The concept of a genetic database is very controversial because there
are many pros and cons to each side of the issue. On the positive side,
a genetic database on criminals could help law enforcement officials
track down and convict those individuals that have committed serious
crimes against humanity. Similarly, the database containing genetic
information can overturn judgements or help exonerate individuals that
were wrongly convicted or accused of a crime. However, what individuals
should have to submit to giving their genetic information to the
authorities? Would it only be those individuals who committed a serious
crime and convicted? Or would it be any person would was accused of a
crime, even a misdemeanor? One idea that might be feasable that was
mentioned in the Genomics On-line textbook by Sir Alec Jeffreys. He is
the scientist that first developed genetic fingerprinting in Great
Britain. He suggests "that the actual identity of each individual be
kept in a separate database with high security. Only certain
circumstances, such as a link to a crime, would justify identification
of the individual".
Of course, the cons to genetic databases include the invasion of
privacy. I think the majority of the population should have a choice on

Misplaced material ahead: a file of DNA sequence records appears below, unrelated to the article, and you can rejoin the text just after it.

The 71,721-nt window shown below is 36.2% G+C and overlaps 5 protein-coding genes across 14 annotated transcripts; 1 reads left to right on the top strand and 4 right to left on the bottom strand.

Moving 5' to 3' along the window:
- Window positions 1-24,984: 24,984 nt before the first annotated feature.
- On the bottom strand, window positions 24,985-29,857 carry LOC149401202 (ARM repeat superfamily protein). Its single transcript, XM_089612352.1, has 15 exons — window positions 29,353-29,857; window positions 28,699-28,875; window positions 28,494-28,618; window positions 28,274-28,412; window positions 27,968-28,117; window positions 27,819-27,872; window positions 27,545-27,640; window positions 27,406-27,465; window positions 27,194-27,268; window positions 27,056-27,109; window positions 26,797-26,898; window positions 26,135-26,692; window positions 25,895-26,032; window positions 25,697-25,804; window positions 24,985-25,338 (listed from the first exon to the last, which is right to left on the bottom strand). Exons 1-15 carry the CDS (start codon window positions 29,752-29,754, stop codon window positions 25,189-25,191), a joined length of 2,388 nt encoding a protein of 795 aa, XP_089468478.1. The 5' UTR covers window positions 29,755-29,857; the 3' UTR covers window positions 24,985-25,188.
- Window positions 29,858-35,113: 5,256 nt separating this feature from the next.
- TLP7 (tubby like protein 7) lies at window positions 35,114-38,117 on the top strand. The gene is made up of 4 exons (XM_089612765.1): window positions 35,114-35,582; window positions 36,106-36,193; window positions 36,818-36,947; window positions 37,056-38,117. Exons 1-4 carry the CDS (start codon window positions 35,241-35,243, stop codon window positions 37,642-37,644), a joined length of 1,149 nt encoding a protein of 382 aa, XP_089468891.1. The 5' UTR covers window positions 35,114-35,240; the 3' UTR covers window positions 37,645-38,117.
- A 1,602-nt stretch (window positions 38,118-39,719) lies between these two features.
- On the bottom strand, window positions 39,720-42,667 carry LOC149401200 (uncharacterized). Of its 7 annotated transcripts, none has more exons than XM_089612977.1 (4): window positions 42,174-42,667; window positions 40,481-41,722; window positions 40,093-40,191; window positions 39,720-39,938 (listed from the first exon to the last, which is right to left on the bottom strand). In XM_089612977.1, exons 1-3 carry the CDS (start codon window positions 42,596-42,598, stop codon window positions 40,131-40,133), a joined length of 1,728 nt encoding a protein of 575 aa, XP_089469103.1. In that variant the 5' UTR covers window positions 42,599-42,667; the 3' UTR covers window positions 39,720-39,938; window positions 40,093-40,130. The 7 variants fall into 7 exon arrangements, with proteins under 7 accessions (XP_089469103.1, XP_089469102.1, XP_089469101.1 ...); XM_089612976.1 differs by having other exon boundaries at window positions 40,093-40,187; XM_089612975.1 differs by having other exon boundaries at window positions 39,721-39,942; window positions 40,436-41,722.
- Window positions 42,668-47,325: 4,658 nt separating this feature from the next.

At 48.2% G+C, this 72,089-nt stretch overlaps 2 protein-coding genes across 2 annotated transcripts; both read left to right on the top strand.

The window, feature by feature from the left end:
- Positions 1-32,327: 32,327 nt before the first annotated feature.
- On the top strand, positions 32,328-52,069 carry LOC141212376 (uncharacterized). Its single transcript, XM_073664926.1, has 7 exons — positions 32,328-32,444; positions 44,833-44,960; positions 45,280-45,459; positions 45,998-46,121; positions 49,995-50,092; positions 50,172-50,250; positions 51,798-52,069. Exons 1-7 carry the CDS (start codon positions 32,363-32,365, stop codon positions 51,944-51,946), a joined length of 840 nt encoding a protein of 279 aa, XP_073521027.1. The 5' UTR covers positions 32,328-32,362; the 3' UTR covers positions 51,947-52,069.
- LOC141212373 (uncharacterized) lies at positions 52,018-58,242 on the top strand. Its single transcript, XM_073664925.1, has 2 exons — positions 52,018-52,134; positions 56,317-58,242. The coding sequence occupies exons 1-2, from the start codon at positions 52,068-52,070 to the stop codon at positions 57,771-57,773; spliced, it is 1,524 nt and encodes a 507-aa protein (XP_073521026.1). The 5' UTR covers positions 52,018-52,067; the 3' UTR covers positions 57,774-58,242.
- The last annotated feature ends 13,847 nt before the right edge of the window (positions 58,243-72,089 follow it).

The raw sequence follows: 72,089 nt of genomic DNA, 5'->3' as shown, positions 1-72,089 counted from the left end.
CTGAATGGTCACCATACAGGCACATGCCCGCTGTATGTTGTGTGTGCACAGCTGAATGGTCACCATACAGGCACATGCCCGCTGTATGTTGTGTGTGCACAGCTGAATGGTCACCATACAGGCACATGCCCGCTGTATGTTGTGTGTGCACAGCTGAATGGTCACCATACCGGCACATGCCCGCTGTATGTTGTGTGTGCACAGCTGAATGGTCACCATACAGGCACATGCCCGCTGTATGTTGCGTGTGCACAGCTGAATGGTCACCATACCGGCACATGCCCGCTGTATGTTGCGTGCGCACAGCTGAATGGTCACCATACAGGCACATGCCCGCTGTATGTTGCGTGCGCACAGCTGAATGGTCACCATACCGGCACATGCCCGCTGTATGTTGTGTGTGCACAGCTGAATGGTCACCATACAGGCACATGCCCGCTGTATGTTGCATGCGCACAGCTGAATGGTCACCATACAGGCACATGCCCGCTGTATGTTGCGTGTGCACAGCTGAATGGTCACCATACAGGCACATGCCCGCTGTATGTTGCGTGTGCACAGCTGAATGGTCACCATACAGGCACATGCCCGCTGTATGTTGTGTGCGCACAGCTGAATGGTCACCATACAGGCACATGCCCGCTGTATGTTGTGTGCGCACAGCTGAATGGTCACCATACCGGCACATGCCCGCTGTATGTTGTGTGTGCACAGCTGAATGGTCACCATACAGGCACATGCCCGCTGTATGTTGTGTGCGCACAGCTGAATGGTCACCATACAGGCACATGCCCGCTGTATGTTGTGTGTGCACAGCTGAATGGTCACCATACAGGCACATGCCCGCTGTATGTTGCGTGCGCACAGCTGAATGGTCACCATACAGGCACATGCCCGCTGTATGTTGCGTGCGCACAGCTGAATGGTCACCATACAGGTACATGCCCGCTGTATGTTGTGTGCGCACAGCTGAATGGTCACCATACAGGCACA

whether they want to know if they have inherited a genetic disorder that
could shorten their life. Also, it is important that insurance
companies cannot use genetic information to deny, charge extra fees or
cancel health or life insurance policies.
In summary, I think that we should take this issue very seriously and
begin to discuss legal regulations that control the possible problems
that could develop as our technology increases.

________________________________

From: channel-talkbio-bounces@learner.org on behalf of Mary Johnston
Sent: Wed 1/3/2007 12:27 PM
To: channel-talkbio@learner.org
Subject: [Channel-talkbio] Genetic Database

I am just trying to see how others feel about this ludicrous idea of a
genetic database? I think this is a total invasion of privacy. If we
get to the point where human beings are nothing more than an aggregate
of chromosomes somewhere in a computer file, then I think we are all in
trouble as a society. I can see a lot of discrimination potentially
coming out of this. Maybe an employer won't hire someone with a genetic
predisposition for breast cancer. Maybe, insurance companies will
somehow get access to the information and raise premiums on "high risk"
people. Maybe someone will try and clone someone they are obsessed with
or stalking like a movie star. Of course, these are extreme examples,
but fundamentally I think that we should act now to pass legislation to
prevent things like this from happening in the U.S. As it is people are
stealing identities left and right using basic info. We are leaving
ourselves open to the most personal invasion there is-our very DNA
itself. I for one do not want all my genes catalogued for people to
study. If some people want to volunteer and do it then that is their
choice, but I think a national database of each person's genes is a
really bad idea. What do others think?

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End of Channel-talkbio Digest, Vol 5, Issue 5
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Received on Wed Jan 24 10:30:36 2007